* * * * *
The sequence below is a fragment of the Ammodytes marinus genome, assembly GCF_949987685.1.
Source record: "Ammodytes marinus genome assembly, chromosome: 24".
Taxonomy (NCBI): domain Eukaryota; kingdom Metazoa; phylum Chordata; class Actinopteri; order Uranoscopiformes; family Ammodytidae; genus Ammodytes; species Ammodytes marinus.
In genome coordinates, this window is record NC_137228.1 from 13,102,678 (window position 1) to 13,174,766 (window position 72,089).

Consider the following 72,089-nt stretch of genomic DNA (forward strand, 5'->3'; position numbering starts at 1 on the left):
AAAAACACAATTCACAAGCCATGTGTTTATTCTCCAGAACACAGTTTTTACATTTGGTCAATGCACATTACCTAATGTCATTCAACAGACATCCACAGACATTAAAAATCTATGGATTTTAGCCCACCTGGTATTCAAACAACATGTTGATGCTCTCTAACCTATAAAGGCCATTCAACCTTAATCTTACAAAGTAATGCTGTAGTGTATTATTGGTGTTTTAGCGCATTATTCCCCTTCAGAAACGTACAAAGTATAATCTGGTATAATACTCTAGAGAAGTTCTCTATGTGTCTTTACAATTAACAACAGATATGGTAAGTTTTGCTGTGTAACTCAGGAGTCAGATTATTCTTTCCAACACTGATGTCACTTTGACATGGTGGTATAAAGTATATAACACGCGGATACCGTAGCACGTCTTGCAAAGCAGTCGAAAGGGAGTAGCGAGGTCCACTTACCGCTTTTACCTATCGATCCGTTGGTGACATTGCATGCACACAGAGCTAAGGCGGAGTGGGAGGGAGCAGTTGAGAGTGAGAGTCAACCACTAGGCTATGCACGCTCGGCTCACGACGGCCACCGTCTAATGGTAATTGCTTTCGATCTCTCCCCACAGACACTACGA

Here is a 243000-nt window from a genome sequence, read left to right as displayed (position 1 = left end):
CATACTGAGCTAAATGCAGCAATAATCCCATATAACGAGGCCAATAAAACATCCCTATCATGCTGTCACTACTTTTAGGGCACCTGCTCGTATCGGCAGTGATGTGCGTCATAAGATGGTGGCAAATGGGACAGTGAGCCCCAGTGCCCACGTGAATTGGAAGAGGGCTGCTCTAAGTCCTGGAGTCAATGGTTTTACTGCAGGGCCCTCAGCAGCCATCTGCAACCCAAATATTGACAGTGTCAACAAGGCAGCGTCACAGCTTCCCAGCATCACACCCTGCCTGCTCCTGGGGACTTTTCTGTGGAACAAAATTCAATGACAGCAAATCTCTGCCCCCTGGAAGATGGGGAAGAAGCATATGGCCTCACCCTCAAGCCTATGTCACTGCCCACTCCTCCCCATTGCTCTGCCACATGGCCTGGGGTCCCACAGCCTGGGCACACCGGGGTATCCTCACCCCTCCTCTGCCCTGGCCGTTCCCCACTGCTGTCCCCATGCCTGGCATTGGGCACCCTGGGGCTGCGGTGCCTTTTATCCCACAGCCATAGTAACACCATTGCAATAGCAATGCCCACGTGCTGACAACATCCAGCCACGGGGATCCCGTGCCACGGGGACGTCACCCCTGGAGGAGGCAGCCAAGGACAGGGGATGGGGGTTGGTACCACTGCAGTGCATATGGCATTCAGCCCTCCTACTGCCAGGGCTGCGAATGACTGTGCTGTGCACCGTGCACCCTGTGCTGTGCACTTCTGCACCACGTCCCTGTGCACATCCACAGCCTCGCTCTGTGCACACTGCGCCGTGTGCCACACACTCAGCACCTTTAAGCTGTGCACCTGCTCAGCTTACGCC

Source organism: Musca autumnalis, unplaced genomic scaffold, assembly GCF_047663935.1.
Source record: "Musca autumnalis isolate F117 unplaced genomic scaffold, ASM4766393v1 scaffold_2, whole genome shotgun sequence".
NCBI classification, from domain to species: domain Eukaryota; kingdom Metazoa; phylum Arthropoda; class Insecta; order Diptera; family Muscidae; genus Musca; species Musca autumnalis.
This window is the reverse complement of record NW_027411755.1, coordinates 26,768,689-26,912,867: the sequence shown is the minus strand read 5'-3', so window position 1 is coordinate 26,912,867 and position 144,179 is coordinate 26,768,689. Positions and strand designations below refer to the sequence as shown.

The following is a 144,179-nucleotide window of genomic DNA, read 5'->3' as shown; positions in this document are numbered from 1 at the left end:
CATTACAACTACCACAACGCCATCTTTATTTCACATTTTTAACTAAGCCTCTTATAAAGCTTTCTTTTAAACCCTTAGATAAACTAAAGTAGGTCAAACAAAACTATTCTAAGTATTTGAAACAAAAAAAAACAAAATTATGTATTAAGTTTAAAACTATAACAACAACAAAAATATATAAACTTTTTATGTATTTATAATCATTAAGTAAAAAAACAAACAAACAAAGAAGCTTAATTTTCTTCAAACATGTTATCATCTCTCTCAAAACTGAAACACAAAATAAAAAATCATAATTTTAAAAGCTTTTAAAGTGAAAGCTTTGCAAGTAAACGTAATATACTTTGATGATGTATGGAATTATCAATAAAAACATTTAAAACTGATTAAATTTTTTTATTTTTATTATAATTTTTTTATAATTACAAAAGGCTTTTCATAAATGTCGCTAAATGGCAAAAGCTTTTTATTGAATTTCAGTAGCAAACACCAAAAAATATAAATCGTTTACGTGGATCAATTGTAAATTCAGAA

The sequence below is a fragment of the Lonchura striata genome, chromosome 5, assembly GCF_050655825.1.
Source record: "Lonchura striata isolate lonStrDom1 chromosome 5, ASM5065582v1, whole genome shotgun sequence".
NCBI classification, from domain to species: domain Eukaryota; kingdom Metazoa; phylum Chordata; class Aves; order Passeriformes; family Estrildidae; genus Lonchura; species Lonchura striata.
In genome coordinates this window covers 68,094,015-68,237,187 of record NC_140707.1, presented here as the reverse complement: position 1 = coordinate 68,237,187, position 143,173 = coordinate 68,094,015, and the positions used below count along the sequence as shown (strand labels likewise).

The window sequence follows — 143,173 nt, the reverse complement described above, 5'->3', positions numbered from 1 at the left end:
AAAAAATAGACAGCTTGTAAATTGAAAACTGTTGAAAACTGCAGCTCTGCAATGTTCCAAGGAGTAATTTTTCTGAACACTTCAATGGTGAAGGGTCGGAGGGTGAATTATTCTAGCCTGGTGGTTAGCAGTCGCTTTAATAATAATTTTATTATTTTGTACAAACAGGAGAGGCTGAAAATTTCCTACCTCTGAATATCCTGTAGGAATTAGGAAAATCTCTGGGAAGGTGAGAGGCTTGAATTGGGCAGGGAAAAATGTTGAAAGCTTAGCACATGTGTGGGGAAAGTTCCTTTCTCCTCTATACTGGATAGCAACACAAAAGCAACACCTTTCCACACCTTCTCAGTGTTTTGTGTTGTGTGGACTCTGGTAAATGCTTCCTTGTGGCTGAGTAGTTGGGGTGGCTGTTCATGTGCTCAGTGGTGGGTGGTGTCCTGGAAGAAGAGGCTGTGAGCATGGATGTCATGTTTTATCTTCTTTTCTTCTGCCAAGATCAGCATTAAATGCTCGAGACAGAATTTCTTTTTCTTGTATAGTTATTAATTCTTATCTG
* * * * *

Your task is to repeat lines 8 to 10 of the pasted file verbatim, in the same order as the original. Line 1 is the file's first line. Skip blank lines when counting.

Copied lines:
CATACTGAGCTAAATGCAGCAATAATCCCATATAACGAGGCCAATAAAACATCCCTATCATGCTGTCACTACTTTTAGGGCACCTGCTCGTATCGGCAGTGATGTGCGTCATAAGATGGTGGCAAATGGGACAGTGAGCCCCAGTGCCCACGTGAATTGGAAGAGGGCTGCTCTAAGTCCTGGAGTCAATGGTTTTACTGCAGGGCCCTCAGCAGCCATCTGCAACCCAAATATTGACAGTGTCAACAAGGCAGCGTCACAGCTTCCCAGCATCACACCCTGCCTGCTCCTGGGGACTTTTCTGTGGAACAAAATTCAATGACAGCAAATCTCTGCCCCCTGGAAGATGGGGAAGAAGCATATGGCCTCACCCTCAAGCCTATGTCACTGCCCACTCCTCCCCATTGCTCTGCCACATGGCCTGGGGTCCCACAGCCTGGGCACACCGGGGTATCCTCACCCCTCCTCTGCCCTGGCCGTTCCCCACTGCTGTCCCCATGCCTGGCATTGGGCACCCTGGGGCTGCGGTGCCTTTTATCCCACAGCCATAGTAACACCATTGCAATAGCAATGCCCACGTGCTGACAACATCCAGCCACGGGGATCCCGTGCCACGGGGACGTCACCCCTGGAGGAGGCAGCCAAGGACAGGGGATGGGGGTTGGTACCACTGCAGTGCATATGGCATTCAGCCCTCCTACTGCCAGGGCTGCGAATGACTGTGCTGTGCACCGTGCACCCTGTGCTGTGCACTTCTGCACCACGTCCCTGTGCACATCCACAGCCTCGCTCTGTGCACACTGCGCCGTGTGCCACACACTCAGCACCTTTAAGCTGTGCACCTGCTCAGCTTACGCC

Source organism: Musca autumnalis, unplaced genomic scaffold, assembly GCF_047663935.1.
Source record: "Musca autumnalis isolate F117 unplaced genomic scaffold, ASM4766393v1 scaffold_2, whole genome shotgun sequence".